Doctors: Give Babies Crushed Peanuts to Reduce Allergy Risk
Doctors are advising parents to feed babies peanut products before their first birthday to reduce the child's risk of developing a peanut allergy.
The advice appears in a new guide for health care providers. It was published in the Canadian Medical Association Journal (CMAJ).
A team of allergy experts and child care specialists wrote the new guidance. They suggest adding soft, crushed peanuts to a baby's diet beginning at four months of age. They say babies should continue to get "substantial" amounts of peanut products in their first year of life.
Doctor George du Toit is with King's College London in Britain. He helped prepare the guide. He said it is important to speak with a doctor early on to make sure the child does not already have an allergic reaction.
The new guidance is a "complete reversal" from earlier advice to parents, noted Doctor Ruchi Gupta. Earlier guidelines suggested waiting to feed children peanut products until they were much older.
Gupta is a pediatrician and food allergy researcher at Northwestern University in Evanston, Illinois. She predicted that many parents will be fearful of following the new guidance.
"There's...resistance from parents because they're fearful about doing this at home with their infants and what may happen," Gupta told the Reuters news agency.
Peanut allergies usually develop before age 2. They are a major worry for parents, who need to closely watch everything their children eat inside and outside the home.
Allergic reactions to peanuts can include skin conditions, difficulty breathing and low blood pressure. The person can feel sick to the stomach, and develop swelling of the tongue, eyes or face. In severe cases, a peanut reaction can kill, unless the child is given an injection of epinephrine.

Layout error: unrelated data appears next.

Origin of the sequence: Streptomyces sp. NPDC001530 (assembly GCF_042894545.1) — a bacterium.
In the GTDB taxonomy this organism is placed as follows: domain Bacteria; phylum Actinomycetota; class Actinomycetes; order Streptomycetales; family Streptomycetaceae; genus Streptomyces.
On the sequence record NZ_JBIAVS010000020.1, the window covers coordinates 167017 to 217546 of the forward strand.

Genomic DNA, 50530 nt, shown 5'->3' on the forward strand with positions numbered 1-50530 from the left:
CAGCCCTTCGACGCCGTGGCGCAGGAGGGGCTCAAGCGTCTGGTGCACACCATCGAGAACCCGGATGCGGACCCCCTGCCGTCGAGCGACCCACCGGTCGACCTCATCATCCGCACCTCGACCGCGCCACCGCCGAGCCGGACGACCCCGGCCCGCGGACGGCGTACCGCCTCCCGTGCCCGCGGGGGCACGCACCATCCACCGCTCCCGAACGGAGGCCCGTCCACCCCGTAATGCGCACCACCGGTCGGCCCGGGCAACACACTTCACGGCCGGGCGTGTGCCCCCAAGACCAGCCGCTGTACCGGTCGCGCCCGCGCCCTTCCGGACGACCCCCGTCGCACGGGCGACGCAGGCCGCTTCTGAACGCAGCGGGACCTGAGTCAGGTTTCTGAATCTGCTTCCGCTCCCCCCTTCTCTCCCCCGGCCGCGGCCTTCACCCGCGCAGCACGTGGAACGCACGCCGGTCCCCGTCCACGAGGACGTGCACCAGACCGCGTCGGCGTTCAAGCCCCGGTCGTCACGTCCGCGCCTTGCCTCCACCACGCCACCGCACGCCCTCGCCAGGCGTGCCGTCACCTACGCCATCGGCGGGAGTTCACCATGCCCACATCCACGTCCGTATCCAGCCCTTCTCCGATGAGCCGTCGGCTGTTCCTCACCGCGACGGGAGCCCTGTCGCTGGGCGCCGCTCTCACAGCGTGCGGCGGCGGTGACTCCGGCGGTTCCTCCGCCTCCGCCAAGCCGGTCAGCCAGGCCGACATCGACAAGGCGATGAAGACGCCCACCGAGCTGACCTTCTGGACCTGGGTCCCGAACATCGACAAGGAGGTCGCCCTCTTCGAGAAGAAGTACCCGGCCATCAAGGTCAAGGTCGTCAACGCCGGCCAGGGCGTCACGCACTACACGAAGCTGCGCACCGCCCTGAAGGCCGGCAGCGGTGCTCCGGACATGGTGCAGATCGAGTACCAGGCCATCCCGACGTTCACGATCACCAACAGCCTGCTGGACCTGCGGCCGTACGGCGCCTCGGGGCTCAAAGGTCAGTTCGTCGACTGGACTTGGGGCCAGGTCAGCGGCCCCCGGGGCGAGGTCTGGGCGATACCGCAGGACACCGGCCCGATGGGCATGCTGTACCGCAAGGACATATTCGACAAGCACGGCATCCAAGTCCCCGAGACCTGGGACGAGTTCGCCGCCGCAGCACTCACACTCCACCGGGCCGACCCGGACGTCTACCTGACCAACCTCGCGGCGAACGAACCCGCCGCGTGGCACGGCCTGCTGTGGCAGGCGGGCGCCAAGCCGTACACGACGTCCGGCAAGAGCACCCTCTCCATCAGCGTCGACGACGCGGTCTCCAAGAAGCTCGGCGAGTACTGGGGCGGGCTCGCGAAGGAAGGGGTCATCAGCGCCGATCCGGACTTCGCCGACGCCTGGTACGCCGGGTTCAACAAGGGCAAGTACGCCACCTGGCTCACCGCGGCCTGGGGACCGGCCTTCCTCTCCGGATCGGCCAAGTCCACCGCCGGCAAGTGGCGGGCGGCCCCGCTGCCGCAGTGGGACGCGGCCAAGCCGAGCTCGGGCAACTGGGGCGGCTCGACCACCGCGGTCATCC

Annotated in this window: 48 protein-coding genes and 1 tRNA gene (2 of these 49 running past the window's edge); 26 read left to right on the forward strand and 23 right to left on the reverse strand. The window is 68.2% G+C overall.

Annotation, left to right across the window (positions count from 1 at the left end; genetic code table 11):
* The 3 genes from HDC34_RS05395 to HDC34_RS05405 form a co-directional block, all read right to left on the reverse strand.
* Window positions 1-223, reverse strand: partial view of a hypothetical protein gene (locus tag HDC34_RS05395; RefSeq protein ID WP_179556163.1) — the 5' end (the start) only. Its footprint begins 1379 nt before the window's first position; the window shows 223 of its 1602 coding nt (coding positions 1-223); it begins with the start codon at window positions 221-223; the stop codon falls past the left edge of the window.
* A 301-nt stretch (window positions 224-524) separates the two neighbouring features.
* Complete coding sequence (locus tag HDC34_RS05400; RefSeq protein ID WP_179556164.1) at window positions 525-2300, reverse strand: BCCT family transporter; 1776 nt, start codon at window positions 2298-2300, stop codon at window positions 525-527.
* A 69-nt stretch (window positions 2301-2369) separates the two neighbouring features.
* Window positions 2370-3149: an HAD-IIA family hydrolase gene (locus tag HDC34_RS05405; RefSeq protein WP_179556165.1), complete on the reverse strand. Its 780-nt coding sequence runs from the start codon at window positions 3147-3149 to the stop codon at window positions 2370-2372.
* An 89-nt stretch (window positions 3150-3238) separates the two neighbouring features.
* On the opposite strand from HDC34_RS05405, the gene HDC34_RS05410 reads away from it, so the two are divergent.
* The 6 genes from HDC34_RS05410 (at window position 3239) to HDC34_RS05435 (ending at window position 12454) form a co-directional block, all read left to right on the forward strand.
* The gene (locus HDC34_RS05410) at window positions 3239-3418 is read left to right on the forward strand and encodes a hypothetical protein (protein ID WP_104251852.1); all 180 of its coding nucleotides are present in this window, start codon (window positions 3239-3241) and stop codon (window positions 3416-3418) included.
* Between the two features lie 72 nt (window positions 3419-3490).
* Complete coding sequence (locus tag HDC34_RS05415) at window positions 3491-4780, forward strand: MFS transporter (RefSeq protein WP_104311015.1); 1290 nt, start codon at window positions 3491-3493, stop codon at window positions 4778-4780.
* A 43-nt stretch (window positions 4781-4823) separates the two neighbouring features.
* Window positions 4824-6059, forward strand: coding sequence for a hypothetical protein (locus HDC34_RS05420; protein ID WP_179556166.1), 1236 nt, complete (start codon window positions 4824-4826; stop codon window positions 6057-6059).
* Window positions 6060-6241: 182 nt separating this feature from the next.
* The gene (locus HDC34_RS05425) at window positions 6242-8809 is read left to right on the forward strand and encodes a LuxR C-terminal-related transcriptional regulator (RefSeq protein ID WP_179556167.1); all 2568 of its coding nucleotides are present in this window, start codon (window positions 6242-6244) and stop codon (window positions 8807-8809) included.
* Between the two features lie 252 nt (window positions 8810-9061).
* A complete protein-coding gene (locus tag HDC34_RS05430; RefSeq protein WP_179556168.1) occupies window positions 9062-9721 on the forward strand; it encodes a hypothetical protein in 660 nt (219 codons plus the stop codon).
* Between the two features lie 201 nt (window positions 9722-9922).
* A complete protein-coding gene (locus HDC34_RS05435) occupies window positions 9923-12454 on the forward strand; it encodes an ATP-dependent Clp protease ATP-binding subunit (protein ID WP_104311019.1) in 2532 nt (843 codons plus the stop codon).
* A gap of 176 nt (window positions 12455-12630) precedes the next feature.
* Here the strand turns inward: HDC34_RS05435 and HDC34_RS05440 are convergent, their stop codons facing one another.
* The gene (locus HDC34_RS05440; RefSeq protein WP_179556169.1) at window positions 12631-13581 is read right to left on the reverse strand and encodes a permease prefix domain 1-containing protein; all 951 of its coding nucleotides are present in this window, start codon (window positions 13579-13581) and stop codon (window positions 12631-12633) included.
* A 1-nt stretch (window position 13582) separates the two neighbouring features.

Because of such risks, doctors had been urging parents to avoid giving peanut products to babies.
But a 2015 study led medical experts to reconsider the guidelines.
The study involved 640 babies, all of whom were younger than 11 months. Each child had either an egg allergy or the skin condition eczema. Both disorders increase the child's risk for developing a peanut allergy. But researchers found that when these high-risk babies were fed a small amount of peanut butter three times a week, only three percent went on to develop the allergy after five years. By comparison, 17 percent of children who avoided peanuts became allergic.
In the new guidelines, the experts propose introducing peanut protein as one of a baby's first foods.
Christopher Warren works with Gupta at Northwestern University's Feinberg School of Medicine. He told Reuters, "A lot of people assume that this just means feed it to (babies) once, but it is really important that you feed repeatedly and over a longer period of time."
This, Warren added, will help the body's natural defenses against disease learn how to process and deal with peanuts.
The method of early introduction has also been tested with other major allergenic foods, like milk, egg, fish and wheat. The method has been especially effective for both egg and peanut allergies, experts note.
I'm Ashley Thompson.